When I started solving, the only way to get the answer to the clue(s) you couldn’t solve was to wait for the next day’s paper. In more recent times, some nationals introduced an automated phone line, but these were rip-off 0900 numbers and as always you had to sit through a long-winded announcement which told you veeeeeery slooooowly that you were paying an extortionate amount for the call.

Those days are over. The blogs don’t just give the answers to the puzzles on the day they appear (except prize puzzles), they explain them too. The answer on its own often isn’t enough – you want to know why the answer is what it is. I strongly recommend that once you’ve read the Manual to get a good grounding as a solver, you use the blogs when you start out solving on your own, so that you can understand what is going on in the clue(s) that defeated you.

Some may ask: why bother with the Manual at all? Why not get hold of a few puzzles each day, read the relevant blogs, and pick it up that way? Well, such an approach MAY work, but I’m pretty certain that far from being a short cut, it would actually be more of a slog to do it like this. Here’s another analogy from my linguistic endeavours.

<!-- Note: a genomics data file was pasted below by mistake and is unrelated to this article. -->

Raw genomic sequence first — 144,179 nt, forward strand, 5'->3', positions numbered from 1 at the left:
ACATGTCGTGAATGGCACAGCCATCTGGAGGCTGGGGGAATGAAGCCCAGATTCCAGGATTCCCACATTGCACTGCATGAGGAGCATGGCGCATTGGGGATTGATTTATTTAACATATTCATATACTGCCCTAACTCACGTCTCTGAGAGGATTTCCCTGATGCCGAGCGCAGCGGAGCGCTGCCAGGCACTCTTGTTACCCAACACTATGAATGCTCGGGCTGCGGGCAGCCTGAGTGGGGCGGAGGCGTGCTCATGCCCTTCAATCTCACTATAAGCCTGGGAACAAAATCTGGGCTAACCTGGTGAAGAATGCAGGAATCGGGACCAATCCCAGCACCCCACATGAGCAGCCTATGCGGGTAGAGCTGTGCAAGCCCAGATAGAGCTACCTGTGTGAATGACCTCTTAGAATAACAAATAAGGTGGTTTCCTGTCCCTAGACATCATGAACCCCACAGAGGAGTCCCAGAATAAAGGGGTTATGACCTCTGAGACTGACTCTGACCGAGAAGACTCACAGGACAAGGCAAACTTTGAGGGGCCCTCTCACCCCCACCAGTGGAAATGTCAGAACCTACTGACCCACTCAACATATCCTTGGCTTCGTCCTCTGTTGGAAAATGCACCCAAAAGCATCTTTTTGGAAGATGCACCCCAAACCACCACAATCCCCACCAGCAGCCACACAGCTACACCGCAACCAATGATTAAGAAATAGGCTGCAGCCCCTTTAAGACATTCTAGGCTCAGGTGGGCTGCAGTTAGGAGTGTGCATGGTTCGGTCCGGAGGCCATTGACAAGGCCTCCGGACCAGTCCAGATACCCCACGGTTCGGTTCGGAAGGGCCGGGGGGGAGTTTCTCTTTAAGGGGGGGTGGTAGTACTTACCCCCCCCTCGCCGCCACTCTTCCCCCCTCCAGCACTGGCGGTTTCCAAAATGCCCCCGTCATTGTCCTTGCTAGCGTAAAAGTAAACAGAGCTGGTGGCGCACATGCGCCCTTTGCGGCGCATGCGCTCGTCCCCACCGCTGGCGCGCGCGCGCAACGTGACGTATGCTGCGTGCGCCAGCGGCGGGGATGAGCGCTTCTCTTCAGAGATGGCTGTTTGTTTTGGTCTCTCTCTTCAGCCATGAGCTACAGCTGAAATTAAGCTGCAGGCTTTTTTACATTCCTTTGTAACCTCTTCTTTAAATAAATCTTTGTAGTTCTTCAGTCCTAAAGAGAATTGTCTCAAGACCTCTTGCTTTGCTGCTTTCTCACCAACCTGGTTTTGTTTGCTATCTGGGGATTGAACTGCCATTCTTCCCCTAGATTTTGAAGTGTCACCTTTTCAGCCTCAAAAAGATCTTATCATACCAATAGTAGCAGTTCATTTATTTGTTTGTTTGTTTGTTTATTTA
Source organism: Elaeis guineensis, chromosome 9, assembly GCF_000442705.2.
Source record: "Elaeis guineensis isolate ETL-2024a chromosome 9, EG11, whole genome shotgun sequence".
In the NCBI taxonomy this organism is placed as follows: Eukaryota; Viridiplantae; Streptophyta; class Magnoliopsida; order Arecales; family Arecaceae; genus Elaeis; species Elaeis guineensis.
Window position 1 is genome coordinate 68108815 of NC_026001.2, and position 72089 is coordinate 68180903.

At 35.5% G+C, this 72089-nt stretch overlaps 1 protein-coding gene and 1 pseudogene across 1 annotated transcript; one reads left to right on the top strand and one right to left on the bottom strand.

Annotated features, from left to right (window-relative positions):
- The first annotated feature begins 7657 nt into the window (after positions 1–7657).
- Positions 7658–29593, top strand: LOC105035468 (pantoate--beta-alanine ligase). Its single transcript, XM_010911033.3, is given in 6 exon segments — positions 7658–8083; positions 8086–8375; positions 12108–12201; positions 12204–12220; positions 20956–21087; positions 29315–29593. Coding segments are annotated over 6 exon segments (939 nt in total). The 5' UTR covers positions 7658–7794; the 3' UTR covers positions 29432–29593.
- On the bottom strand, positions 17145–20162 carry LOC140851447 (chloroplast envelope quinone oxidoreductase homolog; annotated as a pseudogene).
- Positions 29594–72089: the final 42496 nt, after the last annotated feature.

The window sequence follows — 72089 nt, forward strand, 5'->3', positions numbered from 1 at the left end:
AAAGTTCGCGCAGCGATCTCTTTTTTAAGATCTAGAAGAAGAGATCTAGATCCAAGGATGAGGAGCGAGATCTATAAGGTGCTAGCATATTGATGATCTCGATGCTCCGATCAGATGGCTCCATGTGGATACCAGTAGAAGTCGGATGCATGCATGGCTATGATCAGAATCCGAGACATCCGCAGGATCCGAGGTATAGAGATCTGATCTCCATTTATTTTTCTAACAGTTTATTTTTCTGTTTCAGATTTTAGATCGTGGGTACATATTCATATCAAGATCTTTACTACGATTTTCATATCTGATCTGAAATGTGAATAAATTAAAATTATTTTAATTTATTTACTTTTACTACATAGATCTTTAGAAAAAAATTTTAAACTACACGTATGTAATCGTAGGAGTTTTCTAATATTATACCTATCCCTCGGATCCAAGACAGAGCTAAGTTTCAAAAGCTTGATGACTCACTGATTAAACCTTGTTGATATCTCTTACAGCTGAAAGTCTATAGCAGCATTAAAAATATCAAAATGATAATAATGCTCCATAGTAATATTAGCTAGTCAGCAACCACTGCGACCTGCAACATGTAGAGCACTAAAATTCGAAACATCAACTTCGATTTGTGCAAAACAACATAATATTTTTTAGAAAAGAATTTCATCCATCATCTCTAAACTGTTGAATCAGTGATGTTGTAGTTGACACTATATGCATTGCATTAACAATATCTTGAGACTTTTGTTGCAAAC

After I’d learned the basics of Czech grammar and the essential vocabulary, I got hold of a few Czech translations of some of my favourite Stephen King books and read these to help me improve. The first of these was slow going and took me a few months, but how much longer would it have taken if I’d tried to learn from scratch this way? If I hadn’t learned vital verbs like “to be”, “to have” and “to go”, along with their conjugations? Or if I couldn’t recognise the past tense or numbers or personal pronouns, not to mention everyday words like “door” and “blue” and “big”? I’d have needed the dictionary and a textbook for every word, and I probably would have lost the will to live after a couple of pages.

The parallel is obvious, I think. As a total beginner, it would be very laborious to try to absorb solving techniques from the blogs without having learned the basic types of clue, and the tricks setters use to indicate (and disguise) them. You would essentially be learning one clue at a time rather than picking up the general principles, and although you may get there in the end, it would take forever!